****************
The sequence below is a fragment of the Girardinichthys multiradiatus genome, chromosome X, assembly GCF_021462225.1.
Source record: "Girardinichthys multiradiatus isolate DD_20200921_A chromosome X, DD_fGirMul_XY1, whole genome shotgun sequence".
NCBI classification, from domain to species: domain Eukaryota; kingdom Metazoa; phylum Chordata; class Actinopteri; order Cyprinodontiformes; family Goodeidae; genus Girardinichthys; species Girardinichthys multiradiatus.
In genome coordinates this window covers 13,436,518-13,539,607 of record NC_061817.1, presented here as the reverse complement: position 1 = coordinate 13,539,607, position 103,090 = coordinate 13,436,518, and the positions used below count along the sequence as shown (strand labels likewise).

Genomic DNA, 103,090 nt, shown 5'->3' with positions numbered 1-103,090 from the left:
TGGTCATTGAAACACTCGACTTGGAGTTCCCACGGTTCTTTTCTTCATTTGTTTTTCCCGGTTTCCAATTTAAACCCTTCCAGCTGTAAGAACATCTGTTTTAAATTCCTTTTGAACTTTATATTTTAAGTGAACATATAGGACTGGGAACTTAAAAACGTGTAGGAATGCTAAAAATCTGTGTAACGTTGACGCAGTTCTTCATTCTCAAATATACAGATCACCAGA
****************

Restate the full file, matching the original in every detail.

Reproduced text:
The sequence below is a fragment of the Girardinichthys multiradiatus genome, chromosome X, assembly GCF_021462225.1.
Source record: "Girardinichthys multiradiatus isolate DD_20200921_A chromosome X, DD_fGirMul_XY1, whole genome shotgun sequence".
NCBI classification, from domain to species: domain Eukaryota; kingdom Metazoa; phylum Chordata; class Actinopteri; order Cyprinodontiformes; family Goodeidae; genus Girardinichthys; species Girardinichthys multiradiatus.
In genome coordinates this window covers 13,436,518-13,539,607 of record NC_061817.1, presented here as the reverse complement: position 1 = coordinate 13,539,607, position 103,090 = coordinate 13,436,518, and the positions used below count along the sequence as shown (strand labels likewise).

Genomic DNA, 103,090 nt, shown 5'->3' with positions numbered 1-103,090 from the left:
TGGTCATTGAAACACTCGACTTGGAGTTCCCACGGTTCTTTTCTTCATTTGTTTTTCCCGGTTTCCAATTTAAACCCTTCCAGCTGTAAGAACATCTGTTTTAAATTCCTTTTGAACTTTATATTTTAAGTGAACATATAGGACTGGGAACTTAAAAACGTGTAGGAATGCTAAAAATCTGTGTAACGTTGACGCAGTTCTTCATTCTCAAATATACAGATCACCAGA